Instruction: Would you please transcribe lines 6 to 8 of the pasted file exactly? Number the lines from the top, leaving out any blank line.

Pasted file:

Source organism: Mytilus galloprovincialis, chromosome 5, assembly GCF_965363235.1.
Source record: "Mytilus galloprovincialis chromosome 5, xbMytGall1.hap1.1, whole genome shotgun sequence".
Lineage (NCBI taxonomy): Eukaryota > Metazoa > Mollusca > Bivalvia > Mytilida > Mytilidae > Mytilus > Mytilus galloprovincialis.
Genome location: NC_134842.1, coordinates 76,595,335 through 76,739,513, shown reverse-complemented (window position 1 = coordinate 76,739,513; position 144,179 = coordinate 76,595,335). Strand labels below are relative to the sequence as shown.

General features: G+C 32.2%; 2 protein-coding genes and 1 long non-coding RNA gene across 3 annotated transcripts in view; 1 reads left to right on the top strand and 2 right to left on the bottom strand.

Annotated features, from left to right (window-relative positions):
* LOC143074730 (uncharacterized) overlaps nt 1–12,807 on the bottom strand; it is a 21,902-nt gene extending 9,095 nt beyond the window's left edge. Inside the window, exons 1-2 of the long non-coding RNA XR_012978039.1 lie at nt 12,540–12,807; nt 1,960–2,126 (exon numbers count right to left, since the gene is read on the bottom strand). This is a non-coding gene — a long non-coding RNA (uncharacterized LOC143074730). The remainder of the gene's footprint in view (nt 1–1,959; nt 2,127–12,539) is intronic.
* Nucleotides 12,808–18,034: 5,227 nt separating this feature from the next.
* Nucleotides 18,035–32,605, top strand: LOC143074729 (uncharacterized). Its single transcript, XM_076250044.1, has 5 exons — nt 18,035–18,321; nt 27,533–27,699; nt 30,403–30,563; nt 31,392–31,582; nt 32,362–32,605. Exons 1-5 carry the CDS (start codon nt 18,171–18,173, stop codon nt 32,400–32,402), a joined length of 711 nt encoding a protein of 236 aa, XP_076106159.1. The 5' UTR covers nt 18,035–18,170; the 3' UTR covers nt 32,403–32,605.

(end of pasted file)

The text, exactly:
Annotated features, from left to right (window-relative positions):
* LOC143074730 (uncharacterized) overlaps nt 1–12,807 on the bottom strand; it is a 21,902-nt gene extending 9,095 nt beyond the window's left edge. Inside the window, exons 1-2 of the long non-coding RNA XR_012978039.1 lie at nt 12,540–12,807; nt 1,960–2,126 (exon numbers count right to left, since the gene is read on the bottom strand). This is a non-coding gene — a long non-coding RNA (uncharacterized LOC143074730). The remainder of the gene's footprint in view (nt 1–1,959; nt 2,127–12,539) is intronic.
* Nucleotides 12,808–18,034: 5,227 nt separating this feature from the next.